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July 16th, 2018 at 9:38 am

The first Fortnite World Cup with $100 million in prize money is happening in 2019

Qualifiers start later this year, and anyone can participate.

Epic Games announced more details about its e-sports plans for Fortnite, revealing today during its live celebrity-streamer ProAm tournament in Los Angeles during E3 that the competitions will all be part of what’s called the Fortnite World Cup. The prize pool, first announced earlier this year, will be $100 million. It will be spread out over a number of different “organized events, online events, and major organized competitions all over the world,” reads the developer’s blog post.

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July 16th, 2018 at 9:29 am

CERN chip enables first 3D color X-ray images of the human body


Using CERN technology, Mars Bioimaging has created the first 3D, color X-ray images of the human body.

Medical X-ray scans have long been stuck in the black-and-white, silent-movie era. Sure, the contrast helps doctors spot breaks and fractures in bones, but more detail could help pinpoint other problems. Now, a company from New Zealand has developed a bioimaging scanner that can produce full color, three dimensional images of bones, lipids, and soft tissue, thanks to a sensor chip developed at CERN for use in the Large Hadron Collider.

Mars Bioimaging, the company behind the new scanner, describes the leap as similar to that of black-and-white to color photography. In traditional CT scans, X-rays are beamed through tissue and their intensity is measured on the other side. Since denser materials like bone attenuate (weaken the energy) of X-rays more than soft tissue does, their shape becomes clear as a flat, monochrome image.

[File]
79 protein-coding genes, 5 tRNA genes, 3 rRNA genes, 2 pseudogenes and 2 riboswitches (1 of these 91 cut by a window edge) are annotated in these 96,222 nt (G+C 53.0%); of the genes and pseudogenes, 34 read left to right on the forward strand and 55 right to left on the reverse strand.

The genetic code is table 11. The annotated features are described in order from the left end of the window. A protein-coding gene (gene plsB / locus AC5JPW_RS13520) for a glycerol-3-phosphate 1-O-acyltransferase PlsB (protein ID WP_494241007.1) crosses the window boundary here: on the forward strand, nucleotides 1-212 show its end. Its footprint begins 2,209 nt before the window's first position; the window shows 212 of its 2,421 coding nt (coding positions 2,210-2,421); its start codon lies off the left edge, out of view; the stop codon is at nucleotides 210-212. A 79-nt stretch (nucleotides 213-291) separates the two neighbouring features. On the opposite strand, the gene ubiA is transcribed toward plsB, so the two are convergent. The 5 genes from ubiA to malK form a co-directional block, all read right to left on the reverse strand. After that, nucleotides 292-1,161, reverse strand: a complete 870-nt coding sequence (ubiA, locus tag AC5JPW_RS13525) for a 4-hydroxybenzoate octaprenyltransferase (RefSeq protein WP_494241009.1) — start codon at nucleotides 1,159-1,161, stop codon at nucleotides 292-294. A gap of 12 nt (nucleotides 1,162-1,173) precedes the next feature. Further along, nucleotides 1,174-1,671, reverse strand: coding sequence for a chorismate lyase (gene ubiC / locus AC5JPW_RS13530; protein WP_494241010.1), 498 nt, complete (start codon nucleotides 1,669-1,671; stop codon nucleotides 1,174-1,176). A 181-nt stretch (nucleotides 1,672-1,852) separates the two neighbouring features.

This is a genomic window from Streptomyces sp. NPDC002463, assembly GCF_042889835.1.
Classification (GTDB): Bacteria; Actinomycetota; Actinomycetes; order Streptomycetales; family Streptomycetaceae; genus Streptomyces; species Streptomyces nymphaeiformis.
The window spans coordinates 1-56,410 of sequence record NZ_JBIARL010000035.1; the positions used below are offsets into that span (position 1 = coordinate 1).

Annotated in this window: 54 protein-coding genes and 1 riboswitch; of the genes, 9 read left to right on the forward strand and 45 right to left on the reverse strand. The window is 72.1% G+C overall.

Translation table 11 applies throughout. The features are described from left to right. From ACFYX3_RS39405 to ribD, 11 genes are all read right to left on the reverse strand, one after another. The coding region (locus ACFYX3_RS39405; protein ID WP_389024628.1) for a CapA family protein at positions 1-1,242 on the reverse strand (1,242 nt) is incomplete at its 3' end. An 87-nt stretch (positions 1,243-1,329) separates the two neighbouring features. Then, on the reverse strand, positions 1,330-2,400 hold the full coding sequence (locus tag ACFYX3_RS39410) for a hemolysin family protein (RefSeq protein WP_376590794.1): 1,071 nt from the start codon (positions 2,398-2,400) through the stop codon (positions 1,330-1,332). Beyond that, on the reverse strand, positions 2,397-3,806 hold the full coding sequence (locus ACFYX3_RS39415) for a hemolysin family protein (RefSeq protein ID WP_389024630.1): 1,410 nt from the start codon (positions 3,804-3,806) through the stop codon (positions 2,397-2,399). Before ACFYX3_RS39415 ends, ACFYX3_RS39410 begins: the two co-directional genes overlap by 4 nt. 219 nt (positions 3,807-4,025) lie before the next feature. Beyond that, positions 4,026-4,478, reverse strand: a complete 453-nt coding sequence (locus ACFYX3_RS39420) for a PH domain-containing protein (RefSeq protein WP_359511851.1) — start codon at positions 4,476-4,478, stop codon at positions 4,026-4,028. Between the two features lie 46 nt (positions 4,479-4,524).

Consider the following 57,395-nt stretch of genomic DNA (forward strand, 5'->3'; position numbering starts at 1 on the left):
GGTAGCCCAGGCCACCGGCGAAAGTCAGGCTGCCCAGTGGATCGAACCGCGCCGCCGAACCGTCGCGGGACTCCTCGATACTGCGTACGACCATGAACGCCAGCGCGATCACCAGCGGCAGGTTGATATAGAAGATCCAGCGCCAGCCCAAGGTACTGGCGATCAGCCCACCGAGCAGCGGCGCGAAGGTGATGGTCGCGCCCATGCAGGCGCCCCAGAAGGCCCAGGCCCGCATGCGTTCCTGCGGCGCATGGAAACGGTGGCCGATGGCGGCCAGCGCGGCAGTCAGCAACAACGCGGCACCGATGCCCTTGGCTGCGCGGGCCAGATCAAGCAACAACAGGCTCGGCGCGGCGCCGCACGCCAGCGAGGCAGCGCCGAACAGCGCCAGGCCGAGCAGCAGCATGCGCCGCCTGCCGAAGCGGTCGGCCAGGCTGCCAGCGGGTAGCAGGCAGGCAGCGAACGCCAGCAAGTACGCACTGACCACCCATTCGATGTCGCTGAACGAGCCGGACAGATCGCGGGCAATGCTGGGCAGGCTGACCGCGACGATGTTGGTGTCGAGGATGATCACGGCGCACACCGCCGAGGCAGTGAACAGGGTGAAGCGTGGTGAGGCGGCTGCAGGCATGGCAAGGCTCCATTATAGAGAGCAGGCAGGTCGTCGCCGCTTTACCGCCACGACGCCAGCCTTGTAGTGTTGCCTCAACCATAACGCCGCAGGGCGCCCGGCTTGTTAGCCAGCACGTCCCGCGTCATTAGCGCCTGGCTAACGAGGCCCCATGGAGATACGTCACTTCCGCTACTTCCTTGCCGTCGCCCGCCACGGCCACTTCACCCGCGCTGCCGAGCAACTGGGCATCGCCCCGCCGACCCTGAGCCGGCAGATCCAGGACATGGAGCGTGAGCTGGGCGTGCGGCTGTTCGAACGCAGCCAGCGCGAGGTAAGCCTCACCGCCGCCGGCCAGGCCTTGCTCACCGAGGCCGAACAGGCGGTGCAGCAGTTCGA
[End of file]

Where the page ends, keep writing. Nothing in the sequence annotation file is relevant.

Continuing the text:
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July 16th, 2018 at 9:14 am

Endangered Languages: Why do they face extinction?


Portrait of a Warrior Asmat tribe in traditional headdress.

By definition, endangered languages are those that are facing extinction in the future. Several languages are not being used and are replaced by languages that are widely spoken in various countries and regions. If the trends are not reversed, the next century will see a few more of them becoming extinct.

Many older languages only have very few speakers since they are no longer taught or learned by younger people. When the last speakers of endangered languages die, the languages die with them, unless there are efforts to revive the language.

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July 15th, 2018 at 11:05 am

Flying trains could be coming your way

French firm has designed an airplane with removable wings.

It’s presenting plane to Boeing, Asia to cut Europe dependence.

It sounds like something Q, the tech guy in James Bond movies, would create: A plane that lands on a runway, shrugs its wings off, turns into a train and rolls on to rails to drop you off at your local station.

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July 15th, 2018 at 8:58 am

The history of a city, as told through its trash


Today’s garbage is tomorrow’s archaeology.

Humans have been tossing stuff into rivers for thousands of years, whether it’s trash, wished-upon coins, lost items, or dramatically dumped, once-significant objects. That makes the river bed into a microcosm of human history and the development of cities–and a rich source for archaeologists.

A 15-year project to excavate two locations in Amsterdam’s river Amstel, one in the city center and one at the river’s mouth, is currently reaching its conclusion. Prompted by a complex civil engineering project–a north-south metro line that goes underneath the river–archaeologists got the go-ahead to dig two immense holes, each about 100 feet deep, and excavate whatever they could. The fruits of the project, called Below the Surface, are now online, with an interactive photo catalog designed by Netherlands-based firm Fabrique showcasing 20,000 objects uncovered beneath the project. The items range from 1980s cell phones, contemporary ID cards, and a plastic camera film case, to centuries-old coins, pottery, and fishhooks. And that’s just a small fraction of the 700,000 items they found in these two small cross-sections of the riverbed.